The direction of the response scale matters – accounting for the unit of measurement

Publication: Scientific journalJournal articlepeer-review

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Abstract

Purpose
Psychometric analyses of self-administered questionnaire data tend to focus on items and instruments as a whole. The purpose of this paper is to investigate the functioning of the response scale and its impact on measurement precision. In terms of the response scale direction, existing evidence is mixed and
inconclusive.
Design/methodology/approach
Three experiments are conducted to examine the functioning of
response scales of different direction, ranging from agree to disagree versus from disagree to agree. The response scale direction effect is exemplified by two different latent constructs by applying the Rasch model
for measurement.
Findings
The agree-to-disagree format generally performs better than the disagree-to-agree variant with spatial proximity between the statement and the agree-pole of the scale appearing to drive the effect. The difference is essentially related to the unit of measurement.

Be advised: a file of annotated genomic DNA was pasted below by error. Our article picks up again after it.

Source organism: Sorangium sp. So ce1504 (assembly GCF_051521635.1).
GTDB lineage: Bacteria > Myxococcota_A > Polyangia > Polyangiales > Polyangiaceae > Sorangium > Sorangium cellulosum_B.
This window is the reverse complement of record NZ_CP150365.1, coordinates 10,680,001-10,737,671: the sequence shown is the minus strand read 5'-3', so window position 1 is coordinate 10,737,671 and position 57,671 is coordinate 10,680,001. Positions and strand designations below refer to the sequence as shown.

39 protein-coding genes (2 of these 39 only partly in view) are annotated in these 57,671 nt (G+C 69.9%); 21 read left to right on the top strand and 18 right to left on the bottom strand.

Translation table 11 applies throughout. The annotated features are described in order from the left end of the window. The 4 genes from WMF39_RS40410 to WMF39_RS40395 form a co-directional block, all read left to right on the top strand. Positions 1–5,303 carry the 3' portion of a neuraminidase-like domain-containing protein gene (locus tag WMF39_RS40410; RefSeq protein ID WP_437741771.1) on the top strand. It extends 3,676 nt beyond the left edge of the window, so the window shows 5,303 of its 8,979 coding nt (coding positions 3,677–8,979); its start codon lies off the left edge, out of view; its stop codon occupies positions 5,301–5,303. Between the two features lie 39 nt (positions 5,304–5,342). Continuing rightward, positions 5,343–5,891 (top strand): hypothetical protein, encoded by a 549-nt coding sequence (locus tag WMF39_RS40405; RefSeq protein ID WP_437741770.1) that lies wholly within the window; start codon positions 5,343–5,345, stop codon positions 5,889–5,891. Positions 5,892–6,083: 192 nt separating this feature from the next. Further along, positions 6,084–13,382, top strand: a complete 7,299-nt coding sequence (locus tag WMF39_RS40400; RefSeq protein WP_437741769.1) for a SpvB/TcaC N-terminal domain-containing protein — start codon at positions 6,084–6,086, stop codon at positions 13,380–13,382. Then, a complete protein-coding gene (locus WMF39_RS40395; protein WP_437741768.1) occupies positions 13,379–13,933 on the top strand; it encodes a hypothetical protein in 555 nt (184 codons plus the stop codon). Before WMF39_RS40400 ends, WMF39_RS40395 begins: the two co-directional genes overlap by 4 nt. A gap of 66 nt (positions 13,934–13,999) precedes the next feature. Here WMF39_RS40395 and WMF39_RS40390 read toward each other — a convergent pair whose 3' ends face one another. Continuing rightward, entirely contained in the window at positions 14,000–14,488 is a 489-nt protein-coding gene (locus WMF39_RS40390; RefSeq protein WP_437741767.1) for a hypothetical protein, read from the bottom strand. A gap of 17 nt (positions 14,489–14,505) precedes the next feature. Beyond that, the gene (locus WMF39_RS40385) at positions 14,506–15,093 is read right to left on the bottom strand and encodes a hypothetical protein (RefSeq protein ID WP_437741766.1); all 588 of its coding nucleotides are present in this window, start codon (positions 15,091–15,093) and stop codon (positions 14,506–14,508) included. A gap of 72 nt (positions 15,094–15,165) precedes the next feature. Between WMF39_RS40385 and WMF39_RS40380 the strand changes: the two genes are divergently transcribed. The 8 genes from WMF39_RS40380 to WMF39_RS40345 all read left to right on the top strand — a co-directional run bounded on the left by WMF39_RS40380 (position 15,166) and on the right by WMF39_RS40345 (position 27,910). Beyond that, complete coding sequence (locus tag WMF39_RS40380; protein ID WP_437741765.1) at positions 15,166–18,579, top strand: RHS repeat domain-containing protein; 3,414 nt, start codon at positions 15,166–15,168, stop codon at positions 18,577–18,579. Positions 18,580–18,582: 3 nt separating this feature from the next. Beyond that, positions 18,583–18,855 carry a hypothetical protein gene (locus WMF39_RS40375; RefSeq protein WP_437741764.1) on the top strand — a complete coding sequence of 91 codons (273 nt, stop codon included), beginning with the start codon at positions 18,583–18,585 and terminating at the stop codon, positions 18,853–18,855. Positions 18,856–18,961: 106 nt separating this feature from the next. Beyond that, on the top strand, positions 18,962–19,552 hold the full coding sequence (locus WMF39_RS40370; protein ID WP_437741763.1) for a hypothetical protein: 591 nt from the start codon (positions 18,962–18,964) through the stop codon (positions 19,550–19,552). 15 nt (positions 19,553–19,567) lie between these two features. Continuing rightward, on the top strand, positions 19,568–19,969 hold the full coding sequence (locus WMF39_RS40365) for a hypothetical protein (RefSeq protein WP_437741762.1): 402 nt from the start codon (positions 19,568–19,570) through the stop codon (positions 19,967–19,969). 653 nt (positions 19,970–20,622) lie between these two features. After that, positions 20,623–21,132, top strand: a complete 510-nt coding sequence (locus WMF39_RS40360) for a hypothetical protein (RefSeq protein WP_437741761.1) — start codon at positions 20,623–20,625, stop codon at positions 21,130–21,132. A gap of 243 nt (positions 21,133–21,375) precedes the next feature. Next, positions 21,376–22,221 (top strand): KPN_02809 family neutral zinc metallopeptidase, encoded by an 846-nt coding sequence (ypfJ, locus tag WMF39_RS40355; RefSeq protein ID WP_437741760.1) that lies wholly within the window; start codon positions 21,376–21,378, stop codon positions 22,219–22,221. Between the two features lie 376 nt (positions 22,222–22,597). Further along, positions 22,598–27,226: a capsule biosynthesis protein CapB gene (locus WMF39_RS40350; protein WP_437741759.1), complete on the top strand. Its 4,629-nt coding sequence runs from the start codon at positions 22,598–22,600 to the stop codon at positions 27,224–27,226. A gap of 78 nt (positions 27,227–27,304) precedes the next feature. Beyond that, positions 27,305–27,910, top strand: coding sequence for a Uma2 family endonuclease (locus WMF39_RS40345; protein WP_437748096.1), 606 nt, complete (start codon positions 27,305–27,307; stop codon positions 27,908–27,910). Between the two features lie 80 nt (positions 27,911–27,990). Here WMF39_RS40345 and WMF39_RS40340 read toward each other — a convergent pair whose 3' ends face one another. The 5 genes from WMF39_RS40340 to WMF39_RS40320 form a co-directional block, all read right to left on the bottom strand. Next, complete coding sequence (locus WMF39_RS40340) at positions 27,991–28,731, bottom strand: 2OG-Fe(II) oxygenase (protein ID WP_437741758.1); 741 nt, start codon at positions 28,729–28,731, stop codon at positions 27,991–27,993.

Research limitations/implications
A careful investigation of the functioning of the response scale
should be part of every psychometric assessment. The framework of Rasch measurement theory offers unique opportunities in this regard.
Practical implications
Besides content, validity and reliability, academics and practitioners utilising
published measurement instruments are advised to consider any evidence on the response scale functioning
that is available.
Originality/value
The study exemplifies the application of the Rasch model to assess measurement
precision as a function of the design of the response scale. The methodology raises the awareness for the unit of measurement, which typically remains hidden.
Original languageEnglish
Pages (from-to)871 - 891
JournalEuropean Journal of Marketing
Volume53
Issue number5
DOIs
Publication statusPublished - 2019

Austrian Classification of Fields of Science and Technology (ÖFOS)

  • 502019 Marketing
  • 502052 Business administration
  • 502020 Market research

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